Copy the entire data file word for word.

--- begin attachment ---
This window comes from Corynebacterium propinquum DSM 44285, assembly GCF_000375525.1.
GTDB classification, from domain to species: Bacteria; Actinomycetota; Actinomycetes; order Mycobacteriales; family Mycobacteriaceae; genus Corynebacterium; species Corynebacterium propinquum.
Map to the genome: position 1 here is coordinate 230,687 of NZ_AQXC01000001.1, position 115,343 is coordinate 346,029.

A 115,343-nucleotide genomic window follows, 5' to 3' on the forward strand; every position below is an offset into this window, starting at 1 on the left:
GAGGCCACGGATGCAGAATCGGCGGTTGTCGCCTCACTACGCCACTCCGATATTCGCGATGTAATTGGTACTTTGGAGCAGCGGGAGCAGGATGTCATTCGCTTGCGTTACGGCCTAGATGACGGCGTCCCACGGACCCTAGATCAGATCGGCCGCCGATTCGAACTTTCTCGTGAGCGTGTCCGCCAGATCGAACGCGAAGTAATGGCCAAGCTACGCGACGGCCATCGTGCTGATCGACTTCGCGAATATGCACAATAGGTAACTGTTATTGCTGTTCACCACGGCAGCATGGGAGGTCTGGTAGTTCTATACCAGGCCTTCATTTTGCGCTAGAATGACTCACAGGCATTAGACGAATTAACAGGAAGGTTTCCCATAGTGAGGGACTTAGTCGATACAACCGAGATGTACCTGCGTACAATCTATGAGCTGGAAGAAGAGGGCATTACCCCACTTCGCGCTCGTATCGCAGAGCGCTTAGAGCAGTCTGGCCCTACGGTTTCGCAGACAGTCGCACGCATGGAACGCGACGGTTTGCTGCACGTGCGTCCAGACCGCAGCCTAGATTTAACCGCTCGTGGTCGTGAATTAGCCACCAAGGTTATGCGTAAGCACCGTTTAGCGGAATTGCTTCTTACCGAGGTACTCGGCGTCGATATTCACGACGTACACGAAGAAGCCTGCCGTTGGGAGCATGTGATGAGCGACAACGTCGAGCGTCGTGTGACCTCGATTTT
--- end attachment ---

This window comes from Corynebacterium propinquum DSM 44285, assembly GCF_000375525.1.
GTDB classification, from domain to species: Bacteria; Actinomycetota; Actinomycetes; order Mycobacteriales; family Mycobacteriaceae; genus Corynebacterium; species Corynebacterium propinquum.
Map to the genome: position 1 here is coordinate 230,687 of NZ_AQXC01000001.1, position 115,343 is coordinate 346,029.

A 115,343-nucleotide genomic window follows, 5' to 3' on the forward strand; every position below is an offset into this window, starting at 1 on the left:
GAGGCCACGGATGCAGAATCGGCGGTTGTCGCCTCACTACGCCACTCCGATATTCGCGATGTAATTGGTACTTTGGAGCAGCGGGAGCAGGATGTCATTCGCTTGCGTTACGGCCTAGATGACGGCGTCCCACGGACCCTAGATCAGATCGGCCGCCGATTCGAACTTTCTCGTGAGCGTGTCCGCCAGATCGAACGCGAAGTAATGGCCAAGCTACGCGACGGCCATCGTGCTGATCGACTTCGCGAATATGCACAATAGGTAACTGTTATTGCTGTTCACCACGGCAGCATGGGAGGTCTGGTAGTTCTATACCAGGCCTTCATTTTGCGCTAGAATGACTCACAGGCATTAGACGAATTAACAGGAAGGTTTCCCATAGTGAGGGACTTAGTCGATACAACCGAGATGTACCTGCGTACAATCTATGAGCTGGAAGAAGAGGGCATTACCCCACTTCGCGCTCGTATCGCAGAGCGCTTAGAGCAGTCTGGCCCTACGGTTTCGCAGACAGTCGCACGCATGGAACGCGACGGTTTGCTGCACGTGCGTCCAGACCGCAGCCTAGATTTAACCGCTCGTGGTCGTGAATTAGCCACCAAGGTTATGCGTAAGCACCGTTTAGCGGAATTGCTTCTTACCGAGGTACTCGGCGTCGATATTCACGACGTACACGAAGAAGCCTGCCGTTGGGAGCATGTGATGAGCGACAACGTCGAGCGTCGTGTGACCTCGATTTT